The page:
The dress code goes on from there over several pages to lay out the various uniform requirements of different grades for boys and for girls.

When you read dress codes like this, the Prince Street “stay away from the beer logos” appears positively progressive by compare.

For the record, as I type this I am wearing black jeans by Ralph Lauren, a button-down patterned Eddie Bauer long-sleeved shirt, black socks (by Joe Fresh) and a pair of black leather shoes, well-worn.


Robert Paterson's picture
Robert Paterson on September 8, 2010 - 14:59 Permalink

At my prep school (8-13) the big uniform issue was shorts. If you were below 5 feet tall you had top wear shorts ALL YEAR LONG.

At my High School on Sunday we had to wear Tails. But if you were under 5 6 you had to wear what was called a Bum Freezer — a short jacket that exposed your bum and a huge Eton Collar.

How tall you were seemed to be a constant in uniforms then

Ann Thurlow's picture
Ann Thurlow on September 8, 2010 - 16:31 Permalink

Someone at your house is going to be a little cross about the velcro shoes rule.

Island Redhead's picture
Island Redhead on September 9, 2010 - 00:53 Permalink

Ah! Dress codes. As a rule, I don’t have much of a problem with them at this age: walk down the street and look at the length of some of the skirts/shorts some 14 year olds are wearing and I rest my case. What bothers me is how easily it is for them to be enforced rather arbitrarly. I actually had a daughter sent home in the spring because the pair of shorts she had on “rode up” past finger tip length when she sat down. The sad part was that she’d already been wearing them to school for four weeks and they were fine prior to that day.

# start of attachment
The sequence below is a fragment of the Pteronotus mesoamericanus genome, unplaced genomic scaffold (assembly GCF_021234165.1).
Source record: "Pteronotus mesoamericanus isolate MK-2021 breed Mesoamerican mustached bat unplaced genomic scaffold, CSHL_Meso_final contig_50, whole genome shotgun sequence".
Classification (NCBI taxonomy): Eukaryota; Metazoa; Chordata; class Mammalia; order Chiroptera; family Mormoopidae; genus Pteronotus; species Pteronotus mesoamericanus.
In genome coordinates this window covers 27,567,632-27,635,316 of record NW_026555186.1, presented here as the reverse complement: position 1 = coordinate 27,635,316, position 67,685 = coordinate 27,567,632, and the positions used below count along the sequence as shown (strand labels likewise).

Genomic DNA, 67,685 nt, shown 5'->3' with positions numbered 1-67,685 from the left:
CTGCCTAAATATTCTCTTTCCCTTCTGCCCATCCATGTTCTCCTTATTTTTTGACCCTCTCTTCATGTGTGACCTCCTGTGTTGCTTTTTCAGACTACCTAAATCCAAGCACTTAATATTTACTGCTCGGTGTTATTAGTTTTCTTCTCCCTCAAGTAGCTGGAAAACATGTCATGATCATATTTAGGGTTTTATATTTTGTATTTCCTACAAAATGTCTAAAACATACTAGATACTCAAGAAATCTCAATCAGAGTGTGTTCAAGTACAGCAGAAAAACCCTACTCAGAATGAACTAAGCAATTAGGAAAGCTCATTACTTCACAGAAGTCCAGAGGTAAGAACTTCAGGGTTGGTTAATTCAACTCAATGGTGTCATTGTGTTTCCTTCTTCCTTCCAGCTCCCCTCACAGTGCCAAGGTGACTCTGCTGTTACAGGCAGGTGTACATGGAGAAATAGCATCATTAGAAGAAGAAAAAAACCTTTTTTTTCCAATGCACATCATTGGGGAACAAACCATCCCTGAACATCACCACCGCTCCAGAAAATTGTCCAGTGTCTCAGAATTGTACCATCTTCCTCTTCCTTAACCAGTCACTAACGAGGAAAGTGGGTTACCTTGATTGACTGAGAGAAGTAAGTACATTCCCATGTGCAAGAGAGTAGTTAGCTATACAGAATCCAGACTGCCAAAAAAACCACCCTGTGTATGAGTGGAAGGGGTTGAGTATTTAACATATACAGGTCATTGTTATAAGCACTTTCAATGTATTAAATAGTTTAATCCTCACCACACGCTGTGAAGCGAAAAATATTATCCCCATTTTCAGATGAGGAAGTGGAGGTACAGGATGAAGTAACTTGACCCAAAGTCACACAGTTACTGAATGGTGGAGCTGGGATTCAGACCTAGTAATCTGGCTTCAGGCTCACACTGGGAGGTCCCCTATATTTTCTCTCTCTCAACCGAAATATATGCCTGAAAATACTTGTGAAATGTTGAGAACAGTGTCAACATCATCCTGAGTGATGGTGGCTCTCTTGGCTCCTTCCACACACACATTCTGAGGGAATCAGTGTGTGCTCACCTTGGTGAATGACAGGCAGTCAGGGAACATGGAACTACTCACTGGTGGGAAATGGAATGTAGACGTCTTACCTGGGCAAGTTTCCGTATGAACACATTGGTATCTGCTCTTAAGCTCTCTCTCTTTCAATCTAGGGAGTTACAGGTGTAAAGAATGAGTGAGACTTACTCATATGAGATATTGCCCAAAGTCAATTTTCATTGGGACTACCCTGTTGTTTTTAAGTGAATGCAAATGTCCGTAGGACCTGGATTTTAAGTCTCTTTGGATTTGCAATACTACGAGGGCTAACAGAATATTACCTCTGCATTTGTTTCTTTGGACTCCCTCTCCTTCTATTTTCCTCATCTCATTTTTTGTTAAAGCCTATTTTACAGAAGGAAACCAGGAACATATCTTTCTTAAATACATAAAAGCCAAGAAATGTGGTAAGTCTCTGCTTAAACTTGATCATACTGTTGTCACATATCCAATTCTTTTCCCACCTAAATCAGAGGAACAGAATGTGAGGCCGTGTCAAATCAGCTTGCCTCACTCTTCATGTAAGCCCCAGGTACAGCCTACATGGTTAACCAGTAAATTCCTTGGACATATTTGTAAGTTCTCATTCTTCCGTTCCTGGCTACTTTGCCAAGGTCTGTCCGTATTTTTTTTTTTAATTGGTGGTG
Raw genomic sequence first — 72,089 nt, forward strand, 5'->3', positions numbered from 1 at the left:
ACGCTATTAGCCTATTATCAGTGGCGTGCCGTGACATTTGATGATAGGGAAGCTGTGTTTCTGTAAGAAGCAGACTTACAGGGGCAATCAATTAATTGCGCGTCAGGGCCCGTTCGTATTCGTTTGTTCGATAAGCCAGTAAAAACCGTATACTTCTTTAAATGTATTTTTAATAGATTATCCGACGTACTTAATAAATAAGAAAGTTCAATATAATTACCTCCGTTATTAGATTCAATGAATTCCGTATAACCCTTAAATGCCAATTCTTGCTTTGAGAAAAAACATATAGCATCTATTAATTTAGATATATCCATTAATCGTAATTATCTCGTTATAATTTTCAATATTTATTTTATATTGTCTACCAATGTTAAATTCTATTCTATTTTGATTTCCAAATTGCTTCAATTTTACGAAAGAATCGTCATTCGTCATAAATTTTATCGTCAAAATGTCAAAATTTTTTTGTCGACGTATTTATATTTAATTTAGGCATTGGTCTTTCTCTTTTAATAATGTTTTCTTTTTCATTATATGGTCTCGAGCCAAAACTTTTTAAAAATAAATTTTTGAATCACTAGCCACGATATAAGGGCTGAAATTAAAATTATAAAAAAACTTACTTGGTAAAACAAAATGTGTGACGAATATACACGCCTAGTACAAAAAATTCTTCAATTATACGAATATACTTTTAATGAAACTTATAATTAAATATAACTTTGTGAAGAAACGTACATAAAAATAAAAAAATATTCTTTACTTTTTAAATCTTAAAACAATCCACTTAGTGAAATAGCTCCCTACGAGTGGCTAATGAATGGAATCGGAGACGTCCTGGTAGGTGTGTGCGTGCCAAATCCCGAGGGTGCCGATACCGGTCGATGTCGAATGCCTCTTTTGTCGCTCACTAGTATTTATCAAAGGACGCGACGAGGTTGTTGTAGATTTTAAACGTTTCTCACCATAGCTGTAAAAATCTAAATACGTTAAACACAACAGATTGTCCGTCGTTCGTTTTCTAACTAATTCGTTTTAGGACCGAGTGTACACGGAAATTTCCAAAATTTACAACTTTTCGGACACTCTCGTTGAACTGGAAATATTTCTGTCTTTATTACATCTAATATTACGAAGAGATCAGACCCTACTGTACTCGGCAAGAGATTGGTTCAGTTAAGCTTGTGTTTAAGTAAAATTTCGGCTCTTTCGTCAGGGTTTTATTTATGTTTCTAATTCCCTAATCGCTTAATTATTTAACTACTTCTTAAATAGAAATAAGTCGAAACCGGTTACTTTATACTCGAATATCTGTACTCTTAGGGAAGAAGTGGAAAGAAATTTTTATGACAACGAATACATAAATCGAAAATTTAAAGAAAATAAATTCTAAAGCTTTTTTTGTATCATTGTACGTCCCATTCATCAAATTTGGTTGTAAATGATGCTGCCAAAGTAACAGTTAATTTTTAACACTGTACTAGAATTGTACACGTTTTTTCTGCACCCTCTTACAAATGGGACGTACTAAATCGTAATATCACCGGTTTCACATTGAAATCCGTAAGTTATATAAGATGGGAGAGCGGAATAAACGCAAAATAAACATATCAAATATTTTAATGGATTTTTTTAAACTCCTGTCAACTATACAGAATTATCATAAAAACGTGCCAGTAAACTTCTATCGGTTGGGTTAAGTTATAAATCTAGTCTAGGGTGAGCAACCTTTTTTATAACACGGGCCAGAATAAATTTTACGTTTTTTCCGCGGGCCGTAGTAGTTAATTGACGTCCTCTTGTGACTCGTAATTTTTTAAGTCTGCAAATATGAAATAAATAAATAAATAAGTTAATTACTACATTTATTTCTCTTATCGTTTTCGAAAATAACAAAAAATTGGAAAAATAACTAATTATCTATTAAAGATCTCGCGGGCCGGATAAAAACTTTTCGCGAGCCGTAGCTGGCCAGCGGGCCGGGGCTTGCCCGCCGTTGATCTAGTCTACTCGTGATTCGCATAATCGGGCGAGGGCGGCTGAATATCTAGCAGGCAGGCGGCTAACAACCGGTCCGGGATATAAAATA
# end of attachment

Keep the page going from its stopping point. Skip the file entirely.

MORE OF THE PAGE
Don’t know Rob Paterson but my sympathies go out to him….if you took a late growth spurt- like my husband-you could be in shorts until well until junior high school.

I, like Peter, really think that if you’re going to have a dress code, make it a worthwhile one. If you’re going to wear a graphic t-shirt, show your cause, not the latest “in” logo.

Oliver's picture
Oliver on September 10, 2010 - 01:51 Permalink

I’m sure the elation about the switch to spring clothing came mostly from the discomfort and incapacitation that the official clothes were causing them, up to the day of the announcement, not just on the historically average days—which are considerably warmer in late winter than in early winter—but especially on the frequent and downright warm “spring” days that are bound to occur, irregularly, as the day approaches, since seasons don’t change smoothly or all-at-once most places. The unfortunate people of Bhutan obey the same custom, I heard, and you can bet the temperature swings quite a bit between winter and spring in the Himalayas. The King says when you switch to cotton.

Oliver's picture
Oliver on September 10, 2010 - 01:57 Permalink

Also: Button-down collars, Peter? I thought you prized simplicity and functionality? It’s not as if button-downs are more formal than standard dress shirt collars either. They’re just a fashion that comes and goes, and a relatively casual one at that.

Peter Rukavina's picture
Peter Rukavina on September 10, 2010 - 12:52 Permalink

I disagree. Without buttons to keep the collar attached, the ends of collars quickly go out of alignment and fly all over the place. Especially if, like me, you don’t iron your shirts. Button-downesness is a vitally important facet of shirt design.

Rob's picture
Rob on September 10, 2010 - 13:54 Permalink

Collar stays take care of that problem, Peter. Besides, “button-down” is synonymous with conservative and conventional… not in keeping with your iconoclasm. You should be questioning what purpose a collar serves at all!

Peter Rukavina's picture
Peter Rukavina on September 10, 2010 - 15:43 Permalink

Hmmm, collar stays. My plebeian upbringing did not expose me to such advances in shirt design. I’ll have to look into this.

In any case, button-down is now tipped, irony wise, to be iconoclastic.